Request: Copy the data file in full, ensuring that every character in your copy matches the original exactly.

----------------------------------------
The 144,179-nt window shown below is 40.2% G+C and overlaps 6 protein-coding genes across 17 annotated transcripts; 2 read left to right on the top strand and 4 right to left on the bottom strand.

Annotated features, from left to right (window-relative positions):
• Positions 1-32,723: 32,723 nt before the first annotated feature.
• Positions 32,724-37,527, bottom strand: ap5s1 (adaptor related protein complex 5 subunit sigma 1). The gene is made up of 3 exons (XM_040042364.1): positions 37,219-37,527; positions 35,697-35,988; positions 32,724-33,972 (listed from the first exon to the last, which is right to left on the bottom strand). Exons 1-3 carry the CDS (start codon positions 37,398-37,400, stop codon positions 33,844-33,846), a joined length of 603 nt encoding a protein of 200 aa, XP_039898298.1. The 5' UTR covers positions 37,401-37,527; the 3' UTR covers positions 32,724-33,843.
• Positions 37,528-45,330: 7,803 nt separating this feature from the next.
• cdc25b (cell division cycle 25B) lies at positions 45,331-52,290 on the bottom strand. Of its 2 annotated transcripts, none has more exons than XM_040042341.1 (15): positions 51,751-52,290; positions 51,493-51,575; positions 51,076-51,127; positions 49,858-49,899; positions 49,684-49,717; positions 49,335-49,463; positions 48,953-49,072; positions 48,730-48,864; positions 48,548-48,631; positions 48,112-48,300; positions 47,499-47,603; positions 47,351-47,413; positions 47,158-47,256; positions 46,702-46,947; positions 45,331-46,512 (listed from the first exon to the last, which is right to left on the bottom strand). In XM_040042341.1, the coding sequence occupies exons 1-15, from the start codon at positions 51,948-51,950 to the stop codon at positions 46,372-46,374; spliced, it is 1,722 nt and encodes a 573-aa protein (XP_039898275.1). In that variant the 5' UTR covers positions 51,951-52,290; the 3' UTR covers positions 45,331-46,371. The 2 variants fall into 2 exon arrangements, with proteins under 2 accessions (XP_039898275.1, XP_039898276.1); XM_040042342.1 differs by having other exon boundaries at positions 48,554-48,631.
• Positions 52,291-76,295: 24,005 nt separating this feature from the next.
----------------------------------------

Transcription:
The 144,179-nt window shown below is 40.2% G+C and overlaps 6 protein-coding genes across 17 annotated transcripts; 2 read left to right on the top strand and 4 right to left on the bottom strand.

Annotated features, from left to right (window-relative positions):
• Positions 1-32,723: 32,723 nt before the first annotated feature.
• Positions 32,724-37,527, bottom strand: ap5s1 (adaptor related protein complex 5 subunit sigma 1). The gene is made up of 3 exons (XM_040042364.1): positions 37,219-37,527; positions 35,697-35,988; positions 32,724-33,972 (listed from the first exon to the last, which is right to left on the bottom strand). Exons 1-3 carry the CDS (start codon positions 37,398-37,400, stop codon positions 33,844-33,846), a joined length of 603 nt encoding a protein of 200 aa, XP_039898298.1. The 5' UTR covers positions 37,401-37,527; the 3' UTR covers positions 32,724-33,843.
• Positions 37,528-45,330: 7,803 nt separating this feature from the next.
• cdc25b (cell division cycle 25B) lies at positions 45,331-52,290 on the bottom strand. Of its 2 annotated transcripts, none has more exons than XM_040042341.1 (15): positions 51,751-52,290; positions 51,493-51,575; positions 51,076-51,127; positions 49,858-49,899; positions 49,684-49,717; positions 49,335-49,463; positions 48,953-49,072; positions 48,730-48,864; positions 48,548-48,631; positions 48,112-48,300; positions 47,499-47,603; positions 47,351-47,413; positions 47,158-47,256; positions 46,702-46,947; positions 45,331-46,512 (listed from the first exon to the last, which is right to left on the bottom strand). In XM_040042341.1, the coding sequence occupies exons 1-15, from the start codon at positions 51,948-51,950 to the stop codon at positions 46,372-46,374; spliced, it is 1,722 nt and encodes a 573-aa protein (XP_039898275.1). In that variant the 5' UTR covers positions 51,951-52,290; the 3' UTR covers positions 45,331-46,371. The 2 variants fall into 2 exon arrangements, with proteins under 2 accessions (XP_039898275.1, XP_039898276.1); XM_040042342.1 differs by having other exon boundaries at positions 48,554-48,631.
• Positions 52,291-76,295: 24,005 nt separating this feature from the next.